Some Democrats seek to out-God-bless the Republicans on the religiosity score. Both Gore and Joseph Lieberman aped the professions of religious piety of their conservative counterparts during the campaign. Neoconservative prelate John Richard Neuhaus has for years been arguing that God had been excluded from the public square-"It is naked," he complained. In our view this is as it should be in a secular democracy. 

Well! The Lord's name has now been brought back with a vengeance-with pious declarations of "God bless America" everywhere. Gore and Lieberman stated repeatedly that the U.S.A. is a "religious country," committed to "God's purposes," and part of our "Judeo-Christian tradition." Lieberman, an observant Jew who does not drive or work on the Sabbath, declared that the Constitution does not defend freedom from religion (as humanists had assumed), but only freedom for religion. And Gore agreed with him. There is also a united effort by Republicans and Democrats alike to defend "faith-based charities"-a blatant break with the principle of separation of church and state. If allowed to be implemented with no court rulings to the contrary this could change the religious landscape of America and Balkanize us into ethnic-religious enclaves. This is all the more so if funding for private religious schools is made possible, as Bush wants.

What especially concerns secular humanists-on the Left and Right-is that a future conservative Supreme Court may seek to reinterpret the First Amendment's anti-Establishment Clause: "Congress shall make no law respecting an establishment of a religion or prohibiting the free exercise thereof." This is interpreted by conservative Justices William Rehnquist, Antonin Scalia, and Clarence Thomas to mean that it will not allow any one sect of religion to be officially established over others-it would not defend the rights of unbelievers! Humanists are now apprehensive that the Justice Department will make life miserable for atheists, agnostics, rationalists, and secular humanists, particularly because Senator John Ashcroft (Mr. Biblical Virtue himself) has been appointed attorney general.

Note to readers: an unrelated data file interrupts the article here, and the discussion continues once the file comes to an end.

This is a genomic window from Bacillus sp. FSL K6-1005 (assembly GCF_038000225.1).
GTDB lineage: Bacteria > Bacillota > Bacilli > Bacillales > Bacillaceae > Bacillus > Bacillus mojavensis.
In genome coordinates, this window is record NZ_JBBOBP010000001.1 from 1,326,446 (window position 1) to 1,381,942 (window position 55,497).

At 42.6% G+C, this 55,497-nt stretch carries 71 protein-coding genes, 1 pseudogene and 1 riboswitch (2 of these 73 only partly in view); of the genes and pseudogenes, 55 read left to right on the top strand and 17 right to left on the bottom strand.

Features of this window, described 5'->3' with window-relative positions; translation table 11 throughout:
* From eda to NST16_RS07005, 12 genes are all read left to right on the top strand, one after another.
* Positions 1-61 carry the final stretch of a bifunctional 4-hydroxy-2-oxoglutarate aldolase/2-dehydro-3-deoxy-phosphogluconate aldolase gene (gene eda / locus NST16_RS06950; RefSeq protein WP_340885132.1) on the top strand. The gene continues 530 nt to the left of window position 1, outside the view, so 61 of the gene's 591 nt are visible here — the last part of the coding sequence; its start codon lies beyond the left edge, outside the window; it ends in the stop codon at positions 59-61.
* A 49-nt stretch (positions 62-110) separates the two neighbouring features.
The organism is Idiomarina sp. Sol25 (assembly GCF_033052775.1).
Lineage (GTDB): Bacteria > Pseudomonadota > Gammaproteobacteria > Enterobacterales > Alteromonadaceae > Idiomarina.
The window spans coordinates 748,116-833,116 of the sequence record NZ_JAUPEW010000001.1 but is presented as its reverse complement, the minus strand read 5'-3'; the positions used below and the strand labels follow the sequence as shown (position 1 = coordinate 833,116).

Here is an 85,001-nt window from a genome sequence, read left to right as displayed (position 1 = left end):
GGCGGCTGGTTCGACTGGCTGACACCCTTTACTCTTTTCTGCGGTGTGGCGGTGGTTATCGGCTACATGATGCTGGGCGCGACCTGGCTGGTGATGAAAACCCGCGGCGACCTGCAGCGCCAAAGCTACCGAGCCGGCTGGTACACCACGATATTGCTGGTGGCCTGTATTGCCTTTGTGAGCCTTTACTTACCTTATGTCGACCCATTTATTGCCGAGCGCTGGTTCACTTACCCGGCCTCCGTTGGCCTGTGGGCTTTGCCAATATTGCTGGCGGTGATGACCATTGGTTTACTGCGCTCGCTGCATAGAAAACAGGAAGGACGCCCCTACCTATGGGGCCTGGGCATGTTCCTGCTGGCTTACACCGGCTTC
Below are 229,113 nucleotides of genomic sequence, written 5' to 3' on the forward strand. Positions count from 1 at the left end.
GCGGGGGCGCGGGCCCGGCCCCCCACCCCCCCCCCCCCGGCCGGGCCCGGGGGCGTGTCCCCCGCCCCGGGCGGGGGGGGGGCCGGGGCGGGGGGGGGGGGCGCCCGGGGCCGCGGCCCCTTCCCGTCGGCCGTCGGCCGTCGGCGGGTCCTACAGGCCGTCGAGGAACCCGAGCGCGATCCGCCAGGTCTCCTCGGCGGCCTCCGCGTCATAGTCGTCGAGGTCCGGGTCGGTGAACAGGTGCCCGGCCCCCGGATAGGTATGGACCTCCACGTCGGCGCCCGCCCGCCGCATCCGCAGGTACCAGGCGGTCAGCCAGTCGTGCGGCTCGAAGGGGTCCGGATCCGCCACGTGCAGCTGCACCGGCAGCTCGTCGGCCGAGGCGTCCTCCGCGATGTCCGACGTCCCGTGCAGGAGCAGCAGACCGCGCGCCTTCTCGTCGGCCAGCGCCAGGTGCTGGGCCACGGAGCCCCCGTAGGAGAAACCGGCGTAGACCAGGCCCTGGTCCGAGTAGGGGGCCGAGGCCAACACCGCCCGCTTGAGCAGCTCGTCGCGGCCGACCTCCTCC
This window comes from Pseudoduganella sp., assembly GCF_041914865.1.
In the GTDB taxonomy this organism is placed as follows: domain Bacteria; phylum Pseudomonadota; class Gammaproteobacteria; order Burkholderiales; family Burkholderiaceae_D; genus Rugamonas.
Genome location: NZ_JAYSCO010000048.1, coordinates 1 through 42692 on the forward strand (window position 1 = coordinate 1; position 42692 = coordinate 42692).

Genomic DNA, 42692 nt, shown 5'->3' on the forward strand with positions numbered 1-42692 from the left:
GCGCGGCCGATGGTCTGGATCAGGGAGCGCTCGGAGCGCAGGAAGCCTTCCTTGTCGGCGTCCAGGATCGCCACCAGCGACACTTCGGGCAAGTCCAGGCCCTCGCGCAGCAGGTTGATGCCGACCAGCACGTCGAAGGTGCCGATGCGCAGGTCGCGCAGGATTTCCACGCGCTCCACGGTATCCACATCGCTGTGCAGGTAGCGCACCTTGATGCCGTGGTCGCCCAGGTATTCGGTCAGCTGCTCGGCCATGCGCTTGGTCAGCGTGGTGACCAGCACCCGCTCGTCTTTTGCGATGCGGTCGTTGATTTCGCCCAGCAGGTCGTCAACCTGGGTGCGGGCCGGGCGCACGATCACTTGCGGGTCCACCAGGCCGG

One has to be careful that these fears of apocalypse under a new right-wing Anschluss may be exaggerated; for the United States in a sense is a universal culture, in which every doctrine has always contended. Yet the mood of the country, the media, of political and economic life, is today predominantly spiritual-paranormal-religious; and there are few if any signs that public opinion is about to change on this basic point. 

The U.S. Constitution states that no test of religious belief is required of a candidate-perhaps not de jure, but a de facto belief in God does seem to be obligatory if one is to get anywhere as an elected official. A basic criterion of American patriotism today is tied up with whether one believes in a supreme being. In this process religious dissenters, rationalists, and humanists are marginalized and demonized.

Most humanists look ahead to the Bush administration with genuine apprehension. We wonder whether and to what extent the culture wars will exacerbate or whether there will be a new mood of "harmony" and "unity"-perhaps a sign of an authoritarian rather than a democratic society. We need to gear up for an all-out battle to defend the open society and the rights of dissenters from a possible reign of intimidation.